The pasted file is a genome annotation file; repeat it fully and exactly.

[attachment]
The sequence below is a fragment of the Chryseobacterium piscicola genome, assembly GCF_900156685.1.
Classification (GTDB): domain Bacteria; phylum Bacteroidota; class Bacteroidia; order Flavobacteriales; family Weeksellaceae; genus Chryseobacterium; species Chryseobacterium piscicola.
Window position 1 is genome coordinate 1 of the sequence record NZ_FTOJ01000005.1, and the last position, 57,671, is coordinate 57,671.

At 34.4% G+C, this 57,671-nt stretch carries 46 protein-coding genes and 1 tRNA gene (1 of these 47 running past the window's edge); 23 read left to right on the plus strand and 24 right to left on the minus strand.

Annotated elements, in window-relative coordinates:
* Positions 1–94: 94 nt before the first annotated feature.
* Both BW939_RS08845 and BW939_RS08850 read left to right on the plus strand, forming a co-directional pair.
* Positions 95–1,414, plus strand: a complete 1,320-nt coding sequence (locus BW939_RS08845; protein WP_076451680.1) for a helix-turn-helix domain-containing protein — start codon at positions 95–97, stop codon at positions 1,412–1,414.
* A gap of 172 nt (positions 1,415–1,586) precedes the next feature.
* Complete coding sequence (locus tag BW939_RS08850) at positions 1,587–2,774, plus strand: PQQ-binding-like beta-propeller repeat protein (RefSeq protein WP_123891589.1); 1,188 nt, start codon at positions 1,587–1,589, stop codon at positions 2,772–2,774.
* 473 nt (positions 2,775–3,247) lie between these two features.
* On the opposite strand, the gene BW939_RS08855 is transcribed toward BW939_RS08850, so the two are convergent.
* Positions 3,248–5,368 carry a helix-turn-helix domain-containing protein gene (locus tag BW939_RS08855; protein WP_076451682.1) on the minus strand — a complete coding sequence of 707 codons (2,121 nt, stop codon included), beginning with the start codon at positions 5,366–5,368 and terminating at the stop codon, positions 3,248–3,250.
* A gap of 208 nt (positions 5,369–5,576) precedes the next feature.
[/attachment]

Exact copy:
The sequence below is a fragment of the Chryseobacterium piscicola genome, assembly GCF_900156685.1.
Classification (GTDB): domain Bacteria; phylum Bacteroidota; class Bacteroidia; order Flavobacteriales; family Weeksellaceae; genus Chryseobacterium; species Chryseobacterium piscicola.
Window position 1 is genome coordinate 1 of the sequence record NZ_FTOJ01000005.1, and the last position, 57,671, is coordinate 57,671.

At 34.4% G+C, this 57,671-nt stretch carries 46 protein-coding genes and 1 tRNA gene (1 of these 47 running past the window's edge); 23 read left to right on the plus strand and 24 right to left on the minus strand.

Annotated elements, in window-relative coordinates:
* Positions 1–94: 94 nt before the first annotated feature.
* Both BW939_RS08845 and BW939_RS08850 read left to right on the plus strand, forming a co-directional pair.
* Positions 95–1,414, plus strand: a complete 1,320-nt coding sequence (locus BW939_RS08845; protein WP_076451680.1) for a helix-turn-helix domain-containing protein — start codon at positions 95–97, stop codon at positions 1,412–1,414.
* A gap of 172 nt (positions 1,415–1,586) precedes the next feature.
* Complete coding sequence (locus tag BW939_RS08850) at positions 1,587–2,774, plus strand: PQQ-binding-like beta-propeller repeat protein (RefSeq protein WP_123891589.1); 1,188 nt, start codon at positions 1,587–1,589, stop codon at positions 2,772–2,774.
* 473 nt (positions 2,775–3,247) lie between these two features.
* On the opposite strand, the gene BW939_RS08855 is transcribed toward BW939_RS08850, so the two are convergent.
* Positions 3,248–5,368 carry a helix-turn-helix domain-containing protein gene (locus tag BW939_RS08855; protein WP_076451682.1) on the minus strand — a complete coding sequence of 707 codons (2,121 nt, stop codon included), beginning with the start codon at positions 5,366–5,368 and terminating at the stop codon, positions 3,248–3,250.
* A gap of 208 nt (positions 5,369–5,576) precedes the next feature.